In an effort to draw more mobile-savvy customers to its stores, the company has recently added scheduling features to the app, which allow customers to plan for delivery, installation, repairs or even get quotes on a repair or renovation from a professional. The company is also looking to offer customers the same advice or instruction they can get from associates in-store via live online chats.
Ross said that the improvements were designed to give customers the ability to complete more complicated tasks and experiences online instead of in the store. “We want to bring capabilities online that allow customers to handle these more complex journeys and projects entirely online. And our omnichannel journey to do that seamlessly and efficiently is never-ending.”
It isn’t just banks that have inspired Ross and his team at Lowe’s. The company is now in the process of adding new sections to physical stores, which look more like drive-through lanes at fast-food restaurants.“Customers can make the purchase online, identify the store closest to them, pick it up and do it all without ever getting out of the car,” he explains. “They ride through specially marked lanes, we notify associates that the customer is here and make it easy for associates to find the purchase, put it aside for the customer and bring it out to the car when they arrive to complete the purchase.”
Read the full interview in July’s Omnicommerce Tracker, along with other news and updates in seamless shopping. Here’s a sampling:
Ikea products now available on Amazon
Ikea furniture can now be ordered online via Amazon. Amazon is making it possible to order select items from the Swedish furniture giant’s large catalog without having to venture into its massive stores. Hundreds of Ikea items are already available on Amazon in Europe and the U.S.
Amazon to offer home try-on for clothes
Amazon is also venturing into the try-before-you-buy game. Customers in the Prime program can order up to 15 items at a time, try them on and return the ones they don’t want to keep. The items can be returned via a re-sealable box with a preprinted shipping label.
Best Buy to allow home trials of gadgets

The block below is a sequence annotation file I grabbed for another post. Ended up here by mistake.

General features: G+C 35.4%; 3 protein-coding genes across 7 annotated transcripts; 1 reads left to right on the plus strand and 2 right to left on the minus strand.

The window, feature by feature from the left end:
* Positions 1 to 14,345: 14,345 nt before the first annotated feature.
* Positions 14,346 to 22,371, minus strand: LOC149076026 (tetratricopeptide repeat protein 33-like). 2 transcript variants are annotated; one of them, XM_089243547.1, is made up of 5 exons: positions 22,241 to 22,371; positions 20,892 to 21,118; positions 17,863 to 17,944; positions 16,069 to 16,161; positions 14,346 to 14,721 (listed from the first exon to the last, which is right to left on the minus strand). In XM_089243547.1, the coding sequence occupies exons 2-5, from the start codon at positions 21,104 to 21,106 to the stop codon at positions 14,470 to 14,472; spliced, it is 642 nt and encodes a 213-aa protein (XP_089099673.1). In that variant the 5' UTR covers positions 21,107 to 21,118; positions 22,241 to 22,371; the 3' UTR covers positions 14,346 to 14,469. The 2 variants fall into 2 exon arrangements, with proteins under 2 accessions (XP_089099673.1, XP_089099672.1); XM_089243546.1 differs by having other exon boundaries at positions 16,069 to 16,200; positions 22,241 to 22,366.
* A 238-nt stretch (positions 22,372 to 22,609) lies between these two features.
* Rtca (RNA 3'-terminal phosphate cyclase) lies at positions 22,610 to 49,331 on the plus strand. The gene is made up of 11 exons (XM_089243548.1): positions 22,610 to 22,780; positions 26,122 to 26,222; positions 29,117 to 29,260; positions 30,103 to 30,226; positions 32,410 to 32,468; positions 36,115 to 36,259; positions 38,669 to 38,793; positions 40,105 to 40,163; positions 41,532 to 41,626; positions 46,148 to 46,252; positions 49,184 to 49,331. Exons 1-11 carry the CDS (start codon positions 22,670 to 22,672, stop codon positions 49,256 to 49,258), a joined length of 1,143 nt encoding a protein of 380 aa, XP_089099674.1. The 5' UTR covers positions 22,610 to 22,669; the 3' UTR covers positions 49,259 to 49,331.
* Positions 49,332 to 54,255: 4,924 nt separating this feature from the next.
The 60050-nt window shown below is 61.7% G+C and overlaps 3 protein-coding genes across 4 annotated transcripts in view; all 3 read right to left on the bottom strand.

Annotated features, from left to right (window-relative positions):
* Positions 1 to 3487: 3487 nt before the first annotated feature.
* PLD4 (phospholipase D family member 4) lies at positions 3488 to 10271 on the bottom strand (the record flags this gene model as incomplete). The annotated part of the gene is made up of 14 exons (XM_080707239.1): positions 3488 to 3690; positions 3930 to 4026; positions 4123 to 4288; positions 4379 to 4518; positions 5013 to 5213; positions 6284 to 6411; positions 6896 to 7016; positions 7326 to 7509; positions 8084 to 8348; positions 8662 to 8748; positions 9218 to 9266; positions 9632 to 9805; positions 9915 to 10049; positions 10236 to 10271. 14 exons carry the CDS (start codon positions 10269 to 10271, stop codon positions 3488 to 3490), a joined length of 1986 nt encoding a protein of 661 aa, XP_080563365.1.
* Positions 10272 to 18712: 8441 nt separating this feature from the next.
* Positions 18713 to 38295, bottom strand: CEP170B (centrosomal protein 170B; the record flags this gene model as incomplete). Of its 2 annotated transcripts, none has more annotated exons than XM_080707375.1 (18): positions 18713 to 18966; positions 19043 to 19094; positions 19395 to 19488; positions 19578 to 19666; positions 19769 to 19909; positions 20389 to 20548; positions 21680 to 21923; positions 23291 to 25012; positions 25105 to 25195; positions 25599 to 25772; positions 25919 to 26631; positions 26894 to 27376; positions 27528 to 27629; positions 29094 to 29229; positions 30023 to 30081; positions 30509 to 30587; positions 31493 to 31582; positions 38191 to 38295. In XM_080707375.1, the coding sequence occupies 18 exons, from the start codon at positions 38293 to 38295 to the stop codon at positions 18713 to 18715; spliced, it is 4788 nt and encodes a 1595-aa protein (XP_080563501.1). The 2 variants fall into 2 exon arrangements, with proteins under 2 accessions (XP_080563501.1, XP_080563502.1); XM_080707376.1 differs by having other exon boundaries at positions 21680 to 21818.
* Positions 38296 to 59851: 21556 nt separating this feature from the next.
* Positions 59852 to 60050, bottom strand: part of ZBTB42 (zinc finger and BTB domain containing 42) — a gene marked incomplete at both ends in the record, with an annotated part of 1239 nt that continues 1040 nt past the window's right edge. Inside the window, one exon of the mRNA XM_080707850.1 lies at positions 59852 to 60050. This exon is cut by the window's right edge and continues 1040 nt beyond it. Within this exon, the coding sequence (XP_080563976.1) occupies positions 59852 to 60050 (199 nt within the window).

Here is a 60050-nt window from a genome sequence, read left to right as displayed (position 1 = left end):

Best Buy is partnering with Lumoid, a San Francisco startup, to let customers rent cameras, audio gear and other gadgets before committing to buy. If customers do decide to buy, the amount paid to rent the items can be applied to the purchase.
Sephora offers home try-on from the convenience of a smartphone
Beauty product supplier Sephora has enhanced the augmented reality feature on its app to enable to users to “try on” more than a 1,000 shades of blush, bronzer and highlighter. The app is even employing artificial intelligence (AI) that can decipher an image and estimate the shade in a photo. From there, the app can find a matching lip, cheek or eye product, which can also be tried on. All items can be purchased within the app.
Are digital tools “creepy” or “cool”?
A new survey by RichRelevance warns retailers to tread carefully in adopting certain digital tools. In the eyes of consumers, such innovations can walk a fine line between creepy and cool. Atop the creepy list is facial recognition technology that could identify a shopper as a loyal customer and relay his or her preferences to an in-store salesperson. U.S. consumers ranked this 69 percent creepy to 18 percent cool. On the flip side, 46 percent of U.S. consumers liked the potential to search and order products verbally using voice recognition technology — just 22 percent found this creepy.
Report: Airport retailers post $38 billion in sales in 2016
Not all brick-and-mortar retailers are suffering — at least not the ones with storefronts at busy airports. Airport shops posted $38 billion in global sales in 2016, according to a recent report by GlobalData. The group projects that sales will grow to $49 billion by 2021, a 27 percent increase.